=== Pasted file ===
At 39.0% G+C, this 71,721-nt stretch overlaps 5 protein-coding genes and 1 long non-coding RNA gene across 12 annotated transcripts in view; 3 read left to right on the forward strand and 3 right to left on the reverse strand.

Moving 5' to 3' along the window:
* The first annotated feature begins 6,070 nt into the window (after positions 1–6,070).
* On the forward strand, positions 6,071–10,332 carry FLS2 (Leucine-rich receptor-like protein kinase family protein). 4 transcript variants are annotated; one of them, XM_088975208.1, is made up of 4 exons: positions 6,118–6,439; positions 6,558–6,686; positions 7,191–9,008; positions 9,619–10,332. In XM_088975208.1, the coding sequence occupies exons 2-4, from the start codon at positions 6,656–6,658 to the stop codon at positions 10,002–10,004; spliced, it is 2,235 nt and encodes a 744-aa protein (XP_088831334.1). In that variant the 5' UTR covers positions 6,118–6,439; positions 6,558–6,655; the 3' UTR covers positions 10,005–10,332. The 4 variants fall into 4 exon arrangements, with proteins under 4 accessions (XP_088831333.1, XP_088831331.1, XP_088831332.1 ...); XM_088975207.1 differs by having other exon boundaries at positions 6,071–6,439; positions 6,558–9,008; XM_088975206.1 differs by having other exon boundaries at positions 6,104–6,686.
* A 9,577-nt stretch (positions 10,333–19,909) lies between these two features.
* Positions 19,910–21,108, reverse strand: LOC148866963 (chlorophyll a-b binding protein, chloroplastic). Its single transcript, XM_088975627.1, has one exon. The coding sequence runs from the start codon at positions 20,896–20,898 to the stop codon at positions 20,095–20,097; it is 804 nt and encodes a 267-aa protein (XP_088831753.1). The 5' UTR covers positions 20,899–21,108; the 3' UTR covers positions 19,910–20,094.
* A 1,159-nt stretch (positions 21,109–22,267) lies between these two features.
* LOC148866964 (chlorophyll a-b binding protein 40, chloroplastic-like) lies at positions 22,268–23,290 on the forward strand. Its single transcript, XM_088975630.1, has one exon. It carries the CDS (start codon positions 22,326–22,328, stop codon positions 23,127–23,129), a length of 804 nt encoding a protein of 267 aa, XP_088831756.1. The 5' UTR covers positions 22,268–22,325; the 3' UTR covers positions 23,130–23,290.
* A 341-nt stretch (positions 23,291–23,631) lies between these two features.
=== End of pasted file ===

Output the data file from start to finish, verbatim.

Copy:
At 39.0% G+C, this 71,721-nt stretch overlaps 5 protein-coding genes and 1 long non-coding RNA gene across 12 annotated transcripts in view; 3 read left to right on the forward strand and 3 right to left on the reverse strand.

Moving 5' to 3' along the window:
* The first annotated feature begins 6,070 nt into the window (after positions 1–6,070).
* On the forward strand, positions 6,071–10,332 carry FLS2 (Leucine-rich receptor-like protein kinase family protein). 4 transcript variants are annotated; one of them, XM_088975208.1, is made up of 4 exons: positions 6,118–6,439; positions 6,558–6,686; positions 7,191–9,008; positions 9,619–10,332. In XM_088975208.1, the coding sequence occupies exons 2-4, from the start codon at positions 6,656–6,658 to the stop codon at positions 10,002–10,004; spliced, it is 2,235 nt and encodes a 744-aa protein (XP_088831334.1). In that variant the 5' UTR covers positions 6,118–6,439; positions 6,558–6,655; the 3' UTR covers positions 10,005–10,332. The 4 variants fall into 4 exon arrangements, with proteins under 4 accessions (XP_088831333.1, XP_088831331.1, XP_088831332.1 ...); XM_088975207.1 differs by having other exon boundaries at positions 6,071–6,439; positions 6,558–9,008; XM_088975206.1 differs by having other exon boundaries at positions 6,104–6,686.
* A 9,577-nt stretch (positions 10,333–19,909) lies between these two features.
* Positions 19,910–21,108, reverse strand: LOC148866963 (chlorophyll a-b binding protein, chloroplastic). Its single transcript, XM_088975627.1, has one exon. The coding sequence runs from the start codon at positions 20,896–20,898 to the stop codon at positions 20,095–20,097; it is 804 nt and encodes a 267-aa protein (XP_088831753.1). The 5' UTR covers positions 20,899–21,108; the 3' UTR covers positions 19,910–20,094.
* A 1,159-nt stretch (positions 21,109–22,267) lies between these two features.
* LOC148866964 (chlorophyll a-b binding protein 40, chloroplastic-like) lies at positions 22,268–23,290 on the forward strand. Its single transcript, XM_088975630.1, has one exon. It carries the CDS (start codon positions 22,326–22,328, stop codon positions 23,127–23,129), a length of 804 nt encoding a protein of 267 aa, XP_088831756.1. The 5' UTR covers positions 22,268–22,325; the 3' UTR covers positions 23,130–23,290.
* A 341-nt stretch (positions 23,291–23,631) lies between these two features.